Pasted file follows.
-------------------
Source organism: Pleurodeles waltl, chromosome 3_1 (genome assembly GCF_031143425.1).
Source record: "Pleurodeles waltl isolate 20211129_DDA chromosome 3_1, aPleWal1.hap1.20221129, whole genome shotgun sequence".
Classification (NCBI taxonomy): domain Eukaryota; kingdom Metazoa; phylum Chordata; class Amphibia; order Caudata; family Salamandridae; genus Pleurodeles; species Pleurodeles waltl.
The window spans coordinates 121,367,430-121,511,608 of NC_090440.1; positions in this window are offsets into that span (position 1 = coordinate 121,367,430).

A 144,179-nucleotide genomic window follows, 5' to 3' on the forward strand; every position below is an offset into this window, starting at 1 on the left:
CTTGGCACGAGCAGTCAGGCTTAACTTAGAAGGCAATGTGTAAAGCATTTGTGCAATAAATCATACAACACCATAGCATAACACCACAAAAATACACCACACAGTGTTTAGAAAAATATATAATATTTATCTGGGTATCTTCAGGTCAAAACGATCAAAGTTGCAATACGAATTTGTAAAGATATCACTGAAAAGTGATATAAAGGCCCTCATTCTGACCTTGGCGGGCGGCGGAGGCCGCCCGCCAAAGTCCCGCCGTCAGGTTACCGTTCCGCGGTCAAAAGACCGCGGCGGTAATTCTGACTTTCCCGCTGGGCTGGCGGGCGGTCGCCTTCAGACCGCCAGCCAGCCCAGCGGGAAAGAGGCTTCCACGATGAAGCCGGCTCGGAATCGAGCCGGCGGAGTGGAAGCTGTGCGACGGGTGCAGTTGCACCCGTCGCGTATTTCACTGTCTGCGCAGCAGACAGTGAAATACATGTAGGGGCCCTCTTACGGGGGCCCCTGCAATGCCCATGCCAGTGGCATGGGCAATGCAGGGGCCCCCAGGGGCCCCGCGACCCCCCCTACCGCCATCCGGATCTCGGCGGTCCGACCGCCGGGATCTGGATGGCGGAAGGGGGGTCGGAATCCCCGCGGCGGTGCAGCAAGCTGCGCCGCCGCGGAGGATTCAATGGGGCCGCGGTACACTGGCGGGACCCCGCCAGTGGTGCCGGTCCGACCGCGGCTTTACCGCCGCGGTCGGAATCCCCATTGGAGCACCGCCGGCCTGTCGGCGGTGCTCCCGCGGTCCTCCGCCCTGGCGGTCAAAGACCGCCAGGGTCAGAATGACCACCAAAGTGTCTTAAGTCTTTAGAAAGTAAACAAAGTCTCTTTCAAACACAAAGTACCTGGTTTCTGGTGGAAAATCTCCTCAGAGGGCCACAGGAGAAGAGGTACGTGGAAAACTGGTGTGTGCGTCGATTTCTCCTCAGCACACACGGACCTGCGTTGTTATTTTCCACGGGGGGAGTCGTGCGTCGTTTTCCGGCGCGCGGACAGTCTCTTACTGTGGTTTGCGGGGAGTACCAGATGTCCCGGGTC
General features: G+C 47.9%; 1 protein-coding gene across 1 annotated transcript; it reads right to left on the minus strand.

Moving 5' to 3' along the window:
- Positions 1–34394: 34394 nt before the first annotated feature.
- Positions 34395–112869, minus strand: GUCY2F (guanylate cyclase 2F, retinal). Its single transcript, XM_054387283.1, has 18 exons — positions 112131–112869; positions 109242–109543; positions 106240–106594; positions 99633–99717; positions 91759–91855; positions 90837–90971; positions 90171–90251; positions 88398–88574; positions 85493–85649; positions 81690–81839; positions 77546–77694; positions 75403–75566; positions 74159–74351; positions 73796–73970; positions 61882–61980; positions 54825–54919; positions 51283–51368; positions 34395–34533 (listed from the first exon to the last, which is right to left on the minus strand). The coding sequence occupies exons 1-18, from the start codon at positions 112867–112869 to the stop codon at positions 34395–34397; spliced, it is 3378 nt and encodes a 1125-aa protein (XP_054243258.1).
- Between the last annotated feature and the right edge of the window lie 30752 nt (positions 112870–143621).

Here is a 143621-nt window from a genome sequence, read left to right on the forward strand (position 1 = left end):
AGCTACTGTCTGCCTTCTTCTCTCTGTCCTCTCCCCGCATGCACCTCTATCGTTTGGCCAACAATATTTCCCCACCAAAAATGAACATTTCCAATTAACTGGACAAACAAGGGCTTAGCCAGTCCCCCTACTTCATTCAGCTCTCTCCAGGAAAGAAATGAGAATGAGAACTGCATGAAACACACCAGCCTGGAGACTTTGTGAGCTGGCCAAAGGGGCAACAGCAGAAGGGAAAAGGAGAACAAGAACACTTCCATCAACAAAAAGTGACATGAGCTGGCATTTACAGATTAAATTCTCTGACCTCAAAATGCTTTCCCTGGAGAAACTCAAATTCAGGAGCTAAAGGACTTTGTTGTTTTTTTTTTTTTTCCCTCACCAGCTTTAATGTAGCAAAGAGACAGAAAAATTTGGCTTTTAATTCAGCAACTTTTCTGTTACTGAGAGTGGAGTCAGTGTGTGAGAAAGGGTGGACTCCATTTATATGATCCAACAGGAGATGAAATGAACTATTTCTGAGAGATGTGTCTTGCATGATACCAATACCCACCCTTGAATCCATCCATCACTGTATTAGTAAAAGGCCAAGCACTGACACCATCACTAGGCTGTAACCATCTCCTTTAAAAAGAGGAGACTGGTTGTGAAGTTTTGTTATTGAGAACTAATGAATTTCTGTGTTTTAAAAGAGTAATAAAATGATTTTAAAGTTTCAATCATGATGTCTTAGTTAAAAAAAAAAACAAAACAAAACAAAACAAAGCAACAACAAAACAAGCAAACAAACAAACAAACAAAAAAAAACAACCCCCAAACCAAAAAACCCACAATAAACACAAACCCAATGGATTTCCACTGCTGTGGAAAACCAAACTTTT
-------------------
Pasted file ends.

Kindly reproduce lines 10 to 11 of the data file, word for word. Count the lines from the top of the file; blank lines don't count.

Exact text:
- Positions 34395–112869, minus strand: GUCY2F (guanylate cyclase 2F, retinal). Its single transcript, XM_054387283.1, has 18 exons — positions 112131–112869; positions 109242–109543; positions 106240–106594; positions 99633–99717; positions 91759–91855; positions 90837–90971; positions 90171–90251; positions 88398–88574; positions 85493–85649; positions 81690–81839; positions 77546–77694; positions 75403–75566; positions 74159–74351; positions 73796–73970; positions 61882–61980; positions 54825–54919; positions 51283–51368; positions 34395–34533 (listed from the first exon to the last, which is right to left on the minus strand). The coding sequence occupies exons 1-18, from the start codon at positions 112867–112869 to the stop codon at positions 34395–34397; spliced, it is 3378 nt and encodes a 1125-aa protein (XP_054243258.1).
- Between the last annotated feature and the right edge of the window lie 30752 nt (positions 112870–143621).